Years before Kenneth MacAlpin succeeded in uniting the Kingdoms of Dalriada and Pictland, King Angus of the Scots was invading Lothian, at that time under Northumbrian control. However, the Scots encountered a larger force led by the Northumbrian King Athel.
The Scots army was forced to retreat, and were cornered near the Peffer Burn. Angus's men were severely outnumbered, so the King and his companions (which included Kenneth) prayed to God and the Saints that they would be delivered from the hands of their enemies. Soon after the fighting began, the cross of Saint Andrew appeared in the clouds above the field. Emboldened by this sign from above, the Scots went on to victory, even against such overwhelming odds.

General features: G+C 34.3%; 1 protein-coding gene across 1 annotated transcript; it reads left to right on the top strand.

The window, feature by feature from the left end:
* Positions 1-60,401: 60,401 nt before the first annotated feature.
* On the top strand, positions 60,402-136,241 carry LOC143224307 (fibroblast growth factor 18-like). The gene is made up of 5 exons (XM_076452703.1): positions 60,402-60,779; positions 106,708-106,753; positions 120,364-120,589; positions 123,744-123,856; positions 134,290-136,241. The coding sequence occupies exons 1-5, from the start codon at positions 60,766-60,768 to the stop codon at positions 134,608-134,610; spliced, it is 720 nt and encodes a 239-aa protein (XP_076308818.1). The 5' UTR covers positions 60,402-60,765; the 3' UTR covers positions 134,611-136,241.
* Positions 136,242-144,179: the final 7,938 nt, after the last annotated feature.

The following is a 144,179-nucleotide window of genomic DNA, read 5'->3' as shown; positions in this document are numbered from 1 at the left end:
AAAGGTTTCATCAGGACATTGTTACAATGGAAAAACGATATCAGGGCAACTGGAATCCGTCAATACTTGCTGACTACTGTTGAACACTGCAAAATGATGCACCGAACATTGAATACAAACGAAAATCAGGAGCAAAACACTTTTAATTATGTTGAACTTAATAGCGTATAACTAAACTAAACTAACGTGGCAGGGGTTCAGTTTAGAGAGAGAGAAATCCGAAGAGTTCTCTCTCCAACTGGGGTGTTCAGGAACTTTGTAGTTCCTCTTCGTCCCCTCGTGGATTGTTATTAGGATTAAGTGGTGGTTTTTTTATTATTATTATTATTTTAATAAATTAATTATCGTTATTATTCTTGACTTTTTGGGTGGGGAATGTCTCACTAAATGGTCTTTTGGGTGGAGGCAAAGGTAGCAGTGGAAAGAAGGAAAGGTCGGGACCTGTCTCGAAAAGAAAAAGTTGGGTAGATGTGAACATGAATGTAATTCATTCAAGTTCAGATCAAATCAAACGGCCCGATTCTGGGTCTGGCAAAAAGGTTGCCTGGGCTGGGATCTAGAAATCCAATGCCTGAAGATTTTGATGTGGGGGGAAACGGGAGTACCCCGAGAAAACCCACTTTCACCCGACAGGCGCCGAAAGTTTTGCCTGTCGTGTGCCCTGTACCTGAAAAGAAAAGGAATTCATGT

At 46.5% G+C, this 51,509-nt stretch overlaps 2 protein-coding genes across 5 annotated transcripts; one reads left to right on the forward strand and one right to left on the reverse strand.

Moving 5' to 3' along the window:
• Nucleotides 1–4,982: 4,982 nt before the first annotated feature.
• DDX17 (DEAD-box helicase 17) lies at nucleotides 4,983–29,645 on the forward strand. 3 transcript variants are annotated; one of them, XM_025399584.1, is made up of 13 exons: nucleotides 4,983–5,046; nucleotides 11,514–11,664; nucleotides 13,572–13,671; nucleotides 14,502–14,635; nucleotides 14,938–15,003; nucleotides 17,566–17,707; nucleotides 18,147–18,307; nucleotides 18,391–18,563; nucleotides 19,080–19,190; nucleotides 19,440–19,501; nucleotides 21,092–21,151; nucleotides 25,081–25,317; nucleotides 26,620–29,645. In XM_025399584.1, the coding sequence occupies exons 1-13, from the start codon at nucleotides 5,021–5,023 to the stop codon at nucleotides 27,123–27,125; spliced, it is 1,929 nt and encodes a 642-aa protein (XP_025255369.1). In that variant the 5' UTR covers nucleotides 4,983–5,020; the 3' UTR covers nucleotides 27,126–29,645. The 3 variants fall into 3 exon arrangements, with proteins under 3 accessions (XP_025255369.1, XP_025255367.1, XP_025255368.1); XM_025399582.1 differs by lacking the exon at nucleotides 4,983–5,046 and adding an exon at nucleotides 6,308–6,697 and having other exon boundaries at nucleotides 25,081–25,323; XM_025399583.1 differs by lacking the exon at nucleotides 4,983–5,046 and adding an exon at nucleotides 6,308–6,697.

Seeing that the battle was turning in favour of the Scots, King Athel attempted to build a ford and escape across the burn. However, he was slain while trying to cross, and that place was forever known as Athelstaneford.
When Kenneth united the Scots and Picts, creating the Kingdom of Alba, he remembered the Scots' triumph over the Northumbrians at the hands of Sint Andrew, and so Andrew became patron Saint of Scots. The battle is remembered in the Scottish flag, which depicts a white Saltire cross against the blue sky. It is also commemorated in the celebration of St Andrew's day, which is held each year on the 30th of November.